Two elections defeat gun control, stop-and-frisk, and everything else Michael Bloomberg likes.

Bill de Blasio
New York mayoral candidate Bill de Blasio embraces his daughter Chiara during a campaign rally in Brooklyn, New York on Sept. 7, 2013. The public advocate’s campaign promises a clean break with the Bloomberg years.

Photo by Darren Ornitz/Reuters

It’s a rare thing to be completely politically repudiated across two time zones. The shame is typically reserved for presidents whose actual names appear on ballots for far-flung voters to reject. Mike Bloomberg, in his final three months as mayor of New York City, managed to be humiliated without any of the ego-boosters of a real campaign. In his city and in Colorado, voters have rejected the Acela rider/Thomas Friedman reader/Morning Joe watcher-friendly ethos of Bloombergism.

First, New York. Anyone watching the polls could see that City Council Speaker Christine Quinn, a former frontrunner, was as doomed as the kid in the horror movie who uses a stranger’s phone. Quinn had wanted to run four years earlier, when Bloomberg was supposedly term-limited. Bloomberg wanted the term limit scrapped, just for him; Quinn initially called that “disgraceful.” Beset by weak poll numbers, likely to lose a 2009 Democratic race, Quinn reversed herself and pushed through an exception that would let the mayor run again. He did, facing a weaker Democrat—whom he nearly lost to anyway.

Quinn never recovered. Until this summer, she led the Democratic primary, but her support was vaporous. As soon as Anthony Weiner entered the race, the narcissistic former congressman was immediately tied with her in polls. When he destroyed himself with an online flirting scandal—for the second time—New York City Public Advocate Bill de Blasio swooped in and started surging. De Blasio’s campaign promised a clean break with the Bloomberg years, decrying income inequality, rejecting stop-and-frisk policing, and promising a special tax on the wealthy to pay for education. When I dropped into one of the final de Blasio rallies, I heard supporters chanting “We are the 99 percent!” during slow moments, and trying an Occupy-style “mic check” when one labor leader’s megaphone crapped out. The center of gravity in New York politics was moving from Wall Street to Zucotti.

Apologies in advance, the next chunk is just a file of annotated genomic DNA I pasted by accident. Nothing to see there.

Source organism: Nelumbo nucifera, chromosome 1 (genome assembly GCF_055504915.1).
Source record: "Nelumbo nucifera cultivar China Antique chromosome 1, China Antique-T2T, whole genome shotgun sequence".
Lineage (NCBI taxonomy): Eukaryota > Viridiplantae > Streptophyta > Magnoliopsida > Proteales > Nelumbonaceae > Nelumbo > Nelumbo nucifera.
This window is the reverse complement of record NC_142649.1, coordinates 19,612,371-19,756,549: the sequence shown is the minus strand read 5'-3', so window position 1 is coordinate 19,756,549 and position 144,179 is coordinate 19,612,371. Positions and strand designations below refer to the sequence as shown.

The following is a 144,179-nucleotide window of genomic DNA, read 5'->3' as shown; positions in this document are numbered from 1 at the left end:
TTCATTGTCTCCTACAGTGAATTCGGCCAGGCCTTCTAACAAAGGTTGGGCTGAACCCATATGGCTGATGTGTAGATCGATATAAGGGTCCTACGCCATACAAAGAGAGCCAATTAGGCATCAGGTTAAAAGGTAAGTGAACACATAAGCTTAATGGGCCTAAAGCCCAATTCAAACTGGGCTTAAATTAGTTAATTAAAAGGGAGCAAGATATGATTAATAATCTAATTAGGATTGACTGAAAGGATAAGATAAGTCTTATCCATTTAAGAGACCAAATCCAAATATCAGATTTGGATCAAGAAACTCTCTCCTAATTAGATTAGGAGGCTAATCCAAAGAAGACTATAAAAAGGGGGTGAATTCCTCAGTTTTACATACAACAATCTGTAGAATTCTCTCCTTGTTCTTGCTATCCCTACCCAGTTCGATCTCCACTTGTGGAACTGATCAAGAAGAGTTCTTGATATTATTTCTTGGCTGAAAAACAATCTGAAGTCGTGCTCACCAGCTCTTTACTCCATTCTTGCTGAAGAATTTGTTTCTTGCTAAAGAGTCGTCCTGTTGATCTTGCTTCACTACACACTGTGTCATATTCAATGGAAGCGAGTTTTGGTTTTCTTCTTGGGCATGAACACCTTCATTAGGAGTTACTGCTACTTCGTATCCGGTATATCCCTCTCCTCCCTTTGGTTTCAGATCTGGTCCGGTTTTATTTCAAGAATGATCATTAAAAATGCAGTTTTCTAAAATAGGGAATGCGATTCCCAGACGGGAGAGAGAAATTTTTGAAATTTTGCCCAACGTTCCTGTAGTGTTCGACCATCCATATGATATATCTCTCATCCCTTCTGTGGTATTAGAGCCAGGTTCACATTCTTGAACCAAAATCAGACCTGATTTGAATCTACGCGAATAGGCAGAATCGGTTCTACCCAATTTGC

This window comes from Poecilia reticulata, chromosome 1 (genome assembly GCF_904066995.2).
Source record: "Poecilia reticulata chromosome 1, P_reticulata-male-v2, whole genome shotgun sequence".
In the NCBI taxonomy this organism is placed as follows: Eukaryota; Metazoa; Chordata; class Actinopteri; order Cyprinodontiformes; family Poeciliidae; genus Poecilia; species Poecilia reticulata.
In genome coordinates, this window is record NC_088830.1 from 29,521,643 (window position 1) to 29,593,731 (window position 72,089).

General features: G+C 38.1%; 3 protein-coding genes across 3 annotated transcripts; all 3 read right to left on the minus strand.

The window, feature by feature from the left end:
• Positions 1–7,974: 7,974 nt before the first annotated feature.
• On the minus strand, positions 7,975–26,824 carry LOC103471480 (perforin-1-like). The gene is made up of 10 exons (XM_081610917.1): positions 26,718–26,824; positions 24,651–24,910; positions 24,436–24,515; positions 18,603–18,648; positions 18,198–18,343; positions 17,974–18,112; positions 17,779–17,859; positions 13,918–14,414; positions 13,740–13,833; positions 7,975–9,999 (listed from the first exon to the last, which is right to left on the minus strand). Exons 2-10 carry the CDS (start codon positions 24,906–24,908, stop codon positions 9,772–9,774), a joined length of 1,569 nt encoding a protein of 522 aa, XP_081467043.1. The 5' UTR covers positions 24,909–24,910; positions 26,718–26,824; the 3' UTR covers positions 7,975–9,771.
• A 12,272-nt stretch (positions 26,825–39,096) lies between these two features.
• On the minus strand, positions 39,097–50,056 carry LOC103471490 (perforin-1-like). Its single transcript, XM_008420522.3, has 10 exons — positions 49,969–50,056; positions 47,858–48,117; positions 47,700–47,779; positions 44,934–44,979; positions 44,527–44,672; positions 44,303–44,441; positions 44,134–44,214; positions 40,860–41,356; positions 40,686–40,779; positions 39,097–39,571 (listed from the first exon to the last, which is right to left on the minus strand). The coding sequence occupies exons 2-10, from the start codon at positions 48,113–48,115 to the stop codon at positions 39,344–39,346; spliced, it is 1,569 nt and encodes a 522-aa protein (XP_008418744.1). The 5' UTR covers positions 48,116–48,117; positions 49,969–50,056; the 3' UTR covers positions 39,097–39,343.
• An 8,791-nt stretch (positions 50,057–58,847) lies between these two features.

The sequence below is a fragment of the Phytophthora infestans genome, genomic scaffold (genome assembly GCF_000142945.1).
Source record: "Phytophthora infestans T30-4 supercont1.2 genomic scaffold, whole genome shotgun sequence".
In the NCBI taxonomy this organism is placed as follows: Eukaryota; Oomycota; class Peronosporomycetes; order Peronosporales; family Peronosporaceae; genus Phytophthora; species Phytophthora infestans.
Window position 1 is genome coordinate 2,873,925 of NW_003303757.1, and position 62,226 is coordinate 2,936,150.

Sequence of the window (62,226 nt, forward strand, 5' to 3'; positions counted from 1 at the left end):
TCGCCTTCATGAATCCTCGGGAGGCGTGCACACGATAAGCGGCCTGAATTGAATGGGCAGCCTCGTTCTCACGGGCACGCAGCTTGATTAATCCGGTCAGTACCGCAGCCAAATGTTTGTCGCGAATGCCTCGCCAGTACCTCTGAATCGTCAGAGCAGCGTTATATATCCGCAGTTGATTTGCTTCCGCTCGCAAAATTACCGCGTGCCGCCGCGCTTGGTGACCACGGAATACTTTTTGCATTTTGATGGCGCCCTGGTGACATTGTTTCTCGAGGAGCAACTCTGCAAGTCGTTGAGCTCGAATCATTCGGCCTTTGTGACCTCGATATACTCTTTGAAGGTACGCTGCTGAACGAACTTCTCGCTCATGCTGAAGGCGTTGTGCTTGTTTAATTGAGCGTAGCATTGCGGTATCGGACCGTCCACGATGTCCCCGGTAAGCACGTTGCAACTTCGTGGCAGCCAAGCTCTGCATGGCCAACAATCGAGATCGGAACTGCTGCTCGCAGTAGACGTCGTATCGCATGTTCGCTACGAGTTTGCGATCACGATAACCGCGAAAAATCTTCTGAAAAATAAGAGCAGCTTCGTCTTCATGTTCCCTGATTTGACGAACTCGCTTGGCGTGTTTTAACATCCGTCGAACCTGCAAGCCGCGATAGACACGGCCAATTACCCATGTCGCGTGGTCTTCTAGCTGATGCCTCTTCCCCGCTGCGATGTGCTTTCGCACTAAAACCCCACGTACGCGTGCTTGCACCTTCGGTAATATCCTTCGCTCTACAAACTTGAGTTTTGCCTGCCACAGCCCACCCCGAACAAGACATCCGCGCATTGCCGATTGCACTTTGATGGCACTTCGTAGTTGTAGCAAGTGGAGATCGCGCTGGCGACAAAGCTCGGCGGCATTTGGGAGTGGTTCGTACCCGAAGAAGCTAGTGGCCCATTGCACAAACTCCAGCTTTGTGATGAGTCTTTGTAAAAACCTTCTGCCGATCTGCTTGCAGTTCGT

Bloomberg was not pleased. In an interview with New York, he accused de Blasio of running a “class-warfare and racist” campaign—racist because of all the ads starring de Blasio’s mixed-race and afro’d son Dante. He also finally kinda-sorta endorsed Quinn. “Whether you are in favor of Chris Quinn becoming mayor or not, I will tell you this: She did a very good job for seven and a half years of keeping legislation that never should have made it to the floor, that would have been damaging to the city, from ever getting there,” he said. “And she deserves a lot of the credit for what’s gone on in the city in the last seven and a half years.”

Democrats, if they were still paying attention to Bloomberg, were never going to be swayed by this. Last night Quinn placed third in the primary, with 15.5 percent of the vote and no hope of making a (still uncertain) runoff. The next mayor of New York will probably be a Democrat who told an adviser that “it would be phony of me to be anything but a critic” of Bloomberg.